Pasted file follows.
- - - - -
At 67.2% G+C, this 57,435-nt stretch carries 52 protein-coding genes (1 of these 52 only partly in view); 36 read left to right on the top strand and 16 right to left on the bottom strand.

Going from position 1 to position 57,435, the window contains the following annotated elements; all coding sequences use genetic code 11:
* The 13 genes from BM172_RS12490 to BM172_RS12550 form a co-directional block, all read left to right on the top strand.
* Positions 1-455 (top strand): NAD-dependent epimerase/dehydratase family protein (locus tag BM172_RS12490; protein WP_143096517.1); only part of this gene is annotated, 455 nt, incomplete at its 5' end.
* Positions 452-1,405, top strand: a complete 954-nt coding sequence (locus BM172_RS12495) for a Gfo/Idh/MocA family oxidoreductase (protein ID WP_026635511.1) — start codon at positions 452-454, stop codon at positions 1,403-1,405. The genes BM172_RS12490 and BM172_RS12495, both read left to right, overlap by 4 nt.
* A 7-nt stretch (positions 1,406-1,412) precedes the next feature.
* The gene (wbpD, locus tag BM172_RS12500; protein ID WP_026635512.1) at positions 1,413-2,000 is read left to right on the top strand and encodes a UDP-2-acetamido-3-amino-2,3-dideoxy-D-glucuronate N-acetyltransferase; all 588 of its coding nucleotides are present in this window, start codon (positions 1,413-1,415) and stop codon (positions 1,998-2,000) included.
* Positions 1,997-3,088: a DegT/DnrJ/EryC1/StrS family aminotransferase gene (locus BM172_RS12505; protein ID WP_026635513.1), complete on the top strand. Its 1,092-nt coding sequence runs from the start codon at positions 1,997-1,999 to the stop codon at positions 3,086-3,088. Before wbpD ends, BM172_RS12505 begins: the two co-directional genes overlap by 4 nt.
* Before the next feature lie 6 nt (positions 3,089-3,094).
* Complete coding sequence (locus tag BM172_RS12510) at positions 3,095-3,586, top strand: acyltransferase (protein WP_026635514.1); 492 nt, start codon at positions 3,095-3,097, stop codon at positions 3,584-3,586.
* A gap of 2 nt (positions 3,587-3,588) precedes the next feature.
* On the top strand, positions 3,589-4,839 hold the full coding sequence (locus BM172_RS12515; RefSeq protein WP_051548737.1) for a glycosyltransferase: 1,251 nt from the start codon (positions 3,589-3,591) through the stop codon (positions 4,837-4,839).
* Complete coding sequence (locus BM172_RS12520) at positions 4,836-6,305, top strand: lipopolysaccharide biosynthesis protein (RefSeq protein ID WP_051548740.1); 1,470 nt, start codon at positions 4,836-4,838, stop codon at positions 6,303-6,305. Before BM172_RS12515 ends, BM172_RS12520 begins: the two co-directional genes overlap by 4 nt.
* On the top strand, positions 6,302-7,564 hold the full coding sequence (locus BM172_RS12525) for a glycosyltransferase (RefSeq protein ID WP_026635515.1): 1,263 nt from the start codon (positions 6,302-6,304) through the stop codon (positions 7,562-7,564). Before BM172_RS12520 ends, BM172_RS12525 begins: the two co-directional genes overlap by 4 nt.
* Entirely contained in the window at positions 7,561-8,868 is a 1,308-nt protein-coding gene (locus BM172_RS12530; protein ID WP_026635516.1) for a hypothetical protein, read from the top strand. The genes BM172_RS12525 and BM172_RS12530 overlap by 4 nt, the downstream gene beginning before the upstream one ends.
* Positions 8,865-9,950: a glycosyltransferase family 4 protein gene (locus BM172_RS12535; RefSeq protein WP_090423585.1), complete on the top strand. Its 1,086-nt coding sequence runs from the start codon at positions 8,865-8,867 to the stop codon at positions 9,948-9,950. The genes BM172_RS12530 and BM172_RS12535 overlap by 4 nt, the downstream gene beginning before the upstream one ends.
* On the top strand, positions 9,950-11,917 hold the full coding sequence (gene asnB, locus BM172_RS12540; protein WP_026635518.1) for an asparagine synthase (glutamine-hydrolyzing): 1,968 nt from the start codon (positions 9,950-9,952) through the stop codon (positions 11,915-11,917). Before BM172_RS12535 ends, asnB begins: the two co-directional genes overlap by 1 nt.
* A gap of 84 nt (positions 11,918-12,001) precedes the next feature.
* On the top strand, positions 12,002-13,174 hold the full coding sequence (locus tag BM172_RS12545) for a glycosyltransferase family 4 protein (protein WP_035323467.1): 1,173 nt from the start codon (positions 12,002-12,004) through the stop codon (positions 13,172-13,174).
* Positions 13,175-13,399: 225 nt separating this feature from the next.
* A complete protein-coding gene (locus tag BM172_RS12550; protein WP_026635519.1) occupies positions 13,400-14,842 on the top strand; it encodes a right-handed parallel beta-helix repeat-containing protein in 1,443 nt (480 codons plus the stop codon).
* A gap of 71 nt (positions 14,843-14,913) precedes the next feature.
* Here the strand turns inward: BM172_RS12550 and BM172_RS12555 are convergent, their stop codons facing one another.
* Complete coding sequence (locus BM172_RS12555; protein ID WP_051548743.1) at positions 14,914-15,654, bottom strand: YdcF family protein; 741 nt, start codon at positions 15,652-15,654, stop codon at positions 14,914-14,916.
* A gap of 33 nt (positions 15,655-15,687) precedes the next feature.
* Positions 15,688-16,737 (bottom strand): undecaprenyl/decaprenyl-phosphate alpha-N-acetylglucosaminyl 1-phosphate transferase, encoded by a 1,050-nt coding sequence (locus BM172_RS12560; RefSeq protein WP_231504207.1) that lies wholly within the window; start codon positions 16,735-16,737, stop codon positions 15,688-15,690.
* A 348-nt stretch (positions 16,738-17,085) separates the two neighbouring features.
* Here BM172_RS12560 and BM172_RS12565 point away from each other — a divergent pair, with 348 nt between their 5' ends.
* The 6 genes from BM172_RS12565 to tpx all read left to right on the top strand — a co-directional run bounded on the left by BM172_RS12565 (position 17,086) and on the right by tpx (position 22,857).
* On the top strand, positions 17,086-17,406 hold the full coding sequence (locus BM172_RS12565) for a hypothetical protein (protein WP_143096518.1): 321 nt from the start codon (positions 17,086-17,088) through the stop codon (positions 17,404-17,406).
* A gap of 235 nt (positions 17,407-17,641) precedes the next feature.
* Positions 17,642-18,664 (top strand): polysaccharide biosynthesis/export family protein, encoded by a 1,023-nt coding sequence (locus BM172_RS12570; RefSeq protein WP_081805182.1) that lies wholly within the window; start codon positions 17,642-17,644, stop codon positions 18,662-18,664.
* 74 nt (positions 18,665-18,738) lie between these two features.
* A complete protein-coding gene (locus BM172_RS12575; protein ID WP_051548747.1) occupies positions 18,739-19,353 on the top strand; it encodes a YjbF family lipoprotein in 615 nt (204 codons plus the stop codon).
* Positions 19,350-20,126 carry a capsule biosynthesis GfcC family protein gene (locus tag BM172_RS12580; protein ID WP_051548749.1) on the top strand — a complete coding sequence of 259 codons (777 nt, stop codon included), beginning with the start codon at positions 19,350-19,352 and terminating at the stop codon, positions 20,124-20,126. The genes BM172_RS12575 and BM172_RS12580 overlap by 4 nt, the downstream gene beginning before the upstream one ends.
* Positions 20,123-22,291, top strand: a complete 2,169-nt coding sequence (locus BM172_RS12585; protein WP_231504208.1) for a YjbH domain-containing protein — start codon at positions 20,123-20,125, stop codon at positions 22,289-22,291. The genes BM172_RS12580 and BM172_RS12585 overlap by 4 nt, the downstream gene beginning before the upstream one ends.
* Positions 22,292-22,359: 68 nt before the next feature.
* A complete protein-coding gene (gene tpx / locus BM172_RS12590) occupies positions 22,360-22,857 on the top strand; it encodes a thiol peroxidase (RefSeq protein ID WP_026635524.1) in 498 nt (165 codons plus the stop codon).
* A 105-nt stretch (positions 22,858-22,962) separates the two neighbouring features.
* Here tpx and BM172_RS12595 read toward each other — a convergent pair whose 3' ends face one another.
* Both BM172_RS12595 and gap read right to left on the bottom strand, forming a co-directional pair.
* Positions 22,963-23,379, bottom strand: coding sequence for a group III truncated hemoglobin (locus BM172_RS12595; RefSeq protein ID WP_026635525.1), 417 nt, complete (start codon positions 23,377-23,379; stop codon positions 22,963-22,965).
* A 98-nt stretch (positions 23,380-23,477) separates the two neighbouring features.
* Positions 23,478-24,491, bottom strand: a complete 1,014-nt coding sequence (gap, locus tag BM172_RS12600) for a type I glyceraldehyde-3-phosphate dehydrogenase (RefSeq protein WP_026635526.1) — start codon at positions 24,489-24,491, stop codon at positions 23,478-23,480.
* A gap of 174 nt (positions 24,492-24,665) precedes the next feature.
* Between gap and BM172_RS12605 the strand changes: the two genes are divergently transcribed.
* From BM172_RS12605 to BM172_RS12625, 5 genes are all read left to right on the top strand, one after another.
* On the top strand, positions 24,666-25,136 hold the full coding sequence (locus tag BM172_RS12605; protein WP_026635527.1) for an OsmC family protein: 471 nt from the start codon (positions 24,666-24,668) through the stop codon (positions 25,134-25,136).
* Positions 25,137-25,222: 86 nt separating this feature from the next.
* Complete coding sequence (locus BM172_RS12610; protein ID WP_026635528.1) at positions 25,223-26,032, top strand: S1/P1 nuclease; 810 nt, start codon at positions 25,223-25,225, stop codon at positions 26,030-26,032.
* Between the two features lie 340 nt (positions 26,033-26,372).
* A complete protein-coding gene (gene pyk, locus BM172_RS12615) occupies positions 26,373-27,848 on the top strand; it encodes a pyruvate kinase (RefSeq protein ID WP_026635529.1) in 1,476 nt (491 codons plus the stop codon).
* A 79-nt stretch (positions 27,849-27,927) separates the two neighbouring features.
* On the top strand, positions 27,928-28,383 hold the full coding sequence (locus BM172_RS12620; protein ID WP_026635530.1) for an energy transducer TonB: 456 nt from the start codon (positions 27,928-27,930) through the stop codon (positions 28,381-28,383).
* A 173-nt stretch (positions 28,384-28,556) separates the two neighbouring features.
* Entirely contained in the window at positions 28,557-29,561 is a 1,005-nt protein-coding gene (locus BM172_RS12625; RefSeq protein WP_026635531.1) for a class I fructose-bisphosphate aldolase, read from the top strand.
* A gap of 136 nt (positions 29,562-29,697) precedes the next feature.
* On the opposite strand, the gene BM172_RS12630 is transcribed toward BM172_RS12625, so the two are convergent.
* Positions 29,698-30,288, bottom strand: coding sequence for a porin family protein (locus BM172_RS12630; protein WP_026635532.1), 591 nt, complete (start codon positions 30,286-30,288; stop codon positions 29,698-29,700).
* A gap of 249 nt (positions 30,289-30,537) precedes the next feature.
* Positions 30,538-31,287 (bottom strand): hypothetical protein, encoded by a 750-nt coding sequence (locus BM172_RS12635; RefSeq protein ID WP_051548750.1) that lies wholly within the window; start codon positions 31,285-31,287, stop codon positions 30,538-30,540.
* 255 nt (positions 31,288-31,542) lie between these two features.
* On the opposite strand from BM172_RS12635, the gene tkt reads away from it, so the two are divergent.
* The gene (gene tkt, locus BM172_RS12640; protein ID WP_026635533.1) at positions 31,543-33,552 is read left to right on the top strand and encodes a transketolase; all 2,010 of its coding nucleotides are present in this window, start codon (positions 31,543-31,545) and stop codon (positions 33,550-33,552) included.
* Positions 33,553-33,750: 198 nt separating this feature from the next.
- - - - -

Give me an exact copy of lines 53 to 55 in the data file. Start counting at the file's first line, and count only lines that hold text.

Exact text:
* A 79-nt stretch (positions 27,849-27,927) separates the two neighbouring features.
* On the top strand, positions 27,928-28,383 hold the full coding sequence (locus BM172_RS12620; protein ID WP_026635530.1) for an energy transducer TonB: 456 nt from the start codon (positions 27,928-27,930) through the stop codon (positions 28,381-28,383).
* A 173-nt stretch (positions 28,384-28,556) separates the two neighbouring features.